It’s been a big year for Arsenal Cider House. Really, it’s been one big year after another for the cidery, which celebrated its fifth anniversary in June.
Turning your personal residence into your business comes with challenges (time, money and space, to name a few), and Bill and Michelle Larkin keep stepping up to meet them. On a tour of the basement of the Lawrenceville house, the walls are lined with one shining tank after another, where ciders are constantly rotated out to meet Arsenal’s demand. Bill makes sure to show off his beginner equipment: Compared to what he uses now, it looks like children’s toys.
In September, the Larkins held the grand opening for their second location, at Soergel’s Orchards, in Wexford, their source for cider apples. While currently this location is only a tasting house, the Larkins have plans to make scrumpy — a cloudy, unrefined cider — on the premises. This season, they were excited to participate from the frontlines in Soergel’s bevy of festivals, especially the Fall Fest, which wraps up this coming weekend.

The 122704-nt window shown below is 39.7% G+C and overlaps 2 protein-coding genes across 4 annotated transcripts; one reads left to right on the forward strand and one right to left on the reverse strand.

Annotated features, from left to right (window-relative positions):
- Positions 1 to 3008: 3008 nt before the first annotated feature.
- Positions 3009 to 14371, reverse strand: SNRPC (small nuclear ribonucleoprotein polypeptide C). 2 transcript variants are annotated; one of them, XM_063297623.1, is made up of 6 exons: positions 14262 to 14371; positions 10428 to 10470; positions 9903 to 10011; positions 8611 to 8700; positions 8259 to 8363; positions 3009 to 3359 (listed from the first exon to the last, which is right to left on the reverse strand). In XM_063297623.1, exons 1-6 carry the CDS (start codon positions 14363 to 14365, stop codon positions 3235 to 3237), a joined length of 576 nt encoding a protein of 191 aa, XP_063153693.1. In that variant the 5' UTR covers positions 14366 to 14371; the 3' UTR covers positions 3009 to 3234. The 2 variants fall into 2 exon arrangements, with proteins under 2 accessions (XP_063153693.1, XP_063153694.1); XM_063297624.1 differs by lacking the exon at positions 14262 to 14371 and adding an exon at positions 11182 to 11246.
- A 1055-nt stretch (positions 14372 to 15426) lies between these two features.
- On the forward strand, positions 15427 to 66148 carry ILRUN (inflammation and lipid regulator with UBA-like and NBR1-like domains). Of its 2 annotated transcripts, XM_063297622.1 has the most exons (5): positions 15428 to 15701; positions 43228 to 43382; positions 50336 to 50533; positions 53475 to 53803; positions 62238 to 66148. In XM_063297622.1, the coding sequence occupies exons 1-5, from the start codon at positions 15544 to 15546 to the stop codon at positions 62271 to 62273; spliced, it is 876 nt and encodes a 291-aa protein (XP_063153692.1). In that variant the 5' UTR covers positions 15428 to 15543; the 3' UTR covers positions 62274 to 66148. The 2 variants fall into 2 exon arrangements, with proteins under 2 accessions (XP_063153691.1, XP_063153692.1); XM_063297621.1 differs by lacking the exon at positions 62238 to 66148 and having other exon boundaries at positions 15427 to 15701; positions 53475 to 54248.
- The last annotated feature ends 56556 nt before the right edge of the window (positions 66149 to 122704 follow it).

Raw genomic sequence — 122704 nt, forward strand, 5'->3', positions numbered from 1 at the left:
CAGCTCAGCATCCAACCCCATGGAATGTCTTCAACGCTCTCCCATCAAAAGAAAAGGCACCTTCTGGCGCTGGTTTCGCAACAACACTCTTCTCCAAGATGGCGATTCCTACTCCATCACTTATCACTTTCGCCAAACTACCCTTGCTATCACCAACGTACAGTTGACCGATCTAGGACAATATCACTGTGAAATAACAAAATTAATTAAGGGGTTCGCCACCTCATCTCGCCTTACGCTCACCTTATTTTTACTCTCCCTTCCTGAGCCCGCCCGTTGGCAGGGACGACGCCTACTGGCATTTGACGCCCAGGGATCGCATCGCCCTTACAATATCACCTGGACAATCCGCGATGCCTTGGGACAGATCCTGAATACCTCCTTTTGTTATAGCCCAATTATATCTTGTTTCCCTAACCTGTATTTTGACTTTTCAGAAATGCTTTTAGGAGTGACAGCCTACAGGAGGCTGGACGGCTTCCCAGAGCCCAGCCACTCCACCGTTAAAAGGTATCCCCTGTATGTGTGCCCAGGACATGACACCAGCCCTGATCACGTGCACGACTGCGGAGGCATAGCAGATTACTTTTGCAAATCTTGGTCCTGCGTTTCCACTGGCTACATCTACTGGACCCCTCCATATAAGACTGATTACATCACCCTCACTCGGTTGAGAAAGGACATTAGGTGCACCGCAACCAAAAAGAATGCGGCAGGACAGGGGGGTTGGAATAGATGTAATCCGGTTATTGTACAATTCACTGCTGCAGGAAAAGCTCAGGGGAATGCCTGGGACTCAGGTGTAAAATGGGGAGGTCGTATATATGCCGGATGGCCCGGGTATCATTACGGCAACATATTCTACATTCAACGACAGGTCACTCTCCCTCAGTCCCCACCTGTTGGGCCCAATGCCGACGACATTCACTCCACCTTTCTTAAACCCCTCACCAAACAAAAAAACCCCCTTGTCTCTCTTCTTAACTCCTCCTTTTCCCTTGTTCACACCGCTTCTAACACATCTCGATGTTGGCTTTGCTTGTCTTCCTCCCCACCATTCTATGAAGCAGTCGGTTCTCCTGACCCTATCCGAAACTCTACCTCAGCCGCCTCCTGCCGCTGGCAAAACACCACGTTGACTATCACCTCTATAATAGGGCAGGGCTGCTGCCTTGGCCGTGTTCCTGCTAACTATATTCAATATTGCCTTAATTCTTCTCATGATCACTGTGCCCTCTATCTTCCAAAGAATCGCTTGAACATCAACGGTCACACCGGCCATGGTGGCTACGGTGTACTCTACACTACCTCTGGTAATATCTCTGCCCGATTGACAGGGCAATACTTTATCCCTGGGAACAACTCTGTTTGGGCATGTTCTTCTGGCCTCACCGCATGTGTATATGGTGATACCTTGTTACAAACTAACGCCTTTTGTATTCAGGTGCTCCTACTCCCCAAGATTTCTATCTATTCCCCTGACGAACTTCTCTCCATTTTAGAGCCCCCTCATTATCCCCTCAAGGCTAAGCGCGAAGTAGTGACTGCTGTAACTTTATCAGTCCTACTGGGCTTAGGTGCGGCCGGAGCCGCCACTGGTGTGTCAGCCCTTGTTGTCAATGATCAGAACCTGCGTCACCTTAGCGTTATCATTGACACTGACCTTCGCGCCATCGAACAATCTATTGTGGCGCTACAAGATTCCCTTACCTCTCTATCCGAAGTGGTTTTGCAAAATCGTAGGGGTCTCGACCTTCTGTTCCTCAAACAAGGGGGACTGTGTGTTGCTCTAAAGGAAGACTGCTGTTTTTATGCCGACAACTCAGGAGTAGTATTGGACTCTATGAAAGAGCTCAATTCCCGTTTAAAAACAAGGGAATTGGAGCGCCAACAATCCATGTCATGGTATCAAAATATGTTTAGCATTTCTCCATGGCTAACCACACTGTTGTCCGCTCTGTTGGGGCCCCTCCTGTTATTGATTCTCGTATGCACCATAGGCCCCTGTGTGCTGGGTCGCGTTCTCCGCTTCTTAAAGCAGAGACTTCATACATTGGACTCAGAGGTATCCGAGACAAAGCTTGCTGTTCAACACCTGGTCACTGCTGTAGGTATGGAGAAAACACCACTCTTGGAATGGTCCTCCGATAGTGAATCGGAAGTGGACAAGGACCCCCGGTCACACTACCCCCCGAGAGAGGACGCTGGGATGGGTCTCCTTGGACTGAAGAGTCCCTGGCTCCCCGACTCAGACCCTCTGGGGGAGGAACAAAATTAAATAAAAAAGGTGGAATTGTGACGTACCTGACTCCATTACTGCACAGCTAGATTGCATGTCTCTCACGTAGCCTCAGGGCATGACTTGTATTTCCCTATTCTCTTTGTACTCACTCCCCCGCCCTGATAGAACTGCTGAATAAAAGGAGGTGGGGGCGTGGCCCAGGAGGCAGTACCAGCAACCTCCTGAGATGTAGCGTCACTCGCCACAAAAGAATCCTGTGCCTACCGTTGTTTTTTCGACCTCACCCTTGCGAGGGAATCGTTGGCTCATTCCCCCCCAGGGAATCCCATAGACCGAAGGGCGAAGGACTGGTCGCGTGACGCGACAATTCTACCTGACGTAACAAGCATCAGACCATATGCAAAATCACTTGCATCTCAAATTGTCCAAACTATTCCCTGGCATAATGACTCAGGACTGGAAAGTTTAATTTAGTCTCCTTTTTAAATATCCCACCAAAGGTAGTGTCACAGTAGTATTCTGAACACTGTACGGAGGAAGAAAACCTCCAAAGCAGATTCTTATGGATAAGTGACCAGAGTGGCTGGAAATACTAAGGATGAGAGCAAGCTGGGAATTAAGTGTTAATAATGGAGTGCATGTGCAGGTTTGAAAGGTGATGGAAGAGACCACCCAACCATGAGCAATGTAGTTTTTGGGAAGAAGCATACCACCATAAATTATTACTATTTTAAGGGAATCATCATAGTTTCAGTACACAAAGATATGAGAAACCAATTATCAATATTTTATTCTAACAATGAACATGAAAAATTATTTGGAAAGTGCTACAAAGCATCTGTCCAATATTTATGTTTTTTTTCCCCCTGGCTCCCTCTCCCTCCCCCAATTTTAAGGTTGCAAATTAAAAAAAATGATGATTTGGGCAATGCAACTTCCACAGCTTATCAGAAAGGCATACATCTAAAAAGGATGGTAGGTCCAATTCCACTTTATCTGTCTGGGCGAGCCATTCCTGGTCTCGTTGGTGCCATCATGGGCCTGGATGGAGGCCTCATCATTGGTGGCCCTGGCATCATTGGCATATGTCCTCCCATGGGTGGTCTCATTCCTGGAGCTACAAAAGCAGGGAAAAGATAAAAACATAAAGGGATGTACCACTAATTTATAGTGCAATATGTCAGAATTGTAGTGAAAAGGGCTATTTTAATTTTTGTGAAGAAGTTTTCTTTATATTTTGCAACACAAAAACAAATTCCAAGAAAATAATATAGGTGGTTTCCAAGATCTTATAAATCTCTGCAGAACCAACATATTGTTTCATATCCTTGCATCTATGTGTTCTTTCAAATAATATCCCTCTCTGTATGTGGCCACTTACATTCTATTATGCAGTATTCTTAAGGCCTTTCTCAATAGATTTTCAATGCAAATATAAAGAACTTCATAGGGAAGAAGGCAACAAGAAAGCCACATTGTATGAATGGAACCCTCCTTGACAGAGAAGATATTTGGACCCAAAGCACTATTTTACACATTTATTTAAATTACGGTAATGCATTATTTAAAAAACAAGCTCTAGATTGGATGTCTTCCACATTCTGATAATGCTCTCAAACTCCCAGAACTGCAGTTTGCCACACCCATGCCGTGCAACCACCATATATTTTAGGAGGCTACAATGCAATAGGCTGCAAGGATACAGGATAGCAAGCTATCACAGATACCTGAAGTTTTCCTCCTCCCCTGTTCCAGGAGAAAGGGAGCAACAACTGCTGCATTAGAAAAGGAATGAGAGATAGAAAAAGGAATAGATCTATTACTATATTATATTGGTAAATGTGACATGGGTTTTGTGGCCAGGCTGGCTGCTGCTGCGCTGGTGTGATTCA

Earlier this year, the Larkins also bought a third space, in Penn Hills. This location will be used to expand Arsenal’s production capacity, and maybe to free up a little space in their home. “We’ll have a place for the pool table now!” Bill Larkin says, chuckling. For now, though, they are still working to comply with Penn Hills building codes.
For everyday changes, customers can always look to the ciders themselves: Bill Larkin is constantly trying new recipes. While staples like the popular Fighting Elleck remain on tap, seasonal brews like the Grant’s Flying Pumpkin show up to satisfy the more adventurous drinker. The pumpkin cider, released last week, is cleverly named for the type of shoddy, round-ball ammunition used during the Civil War.
More changes are sure to come as the weather gets colder.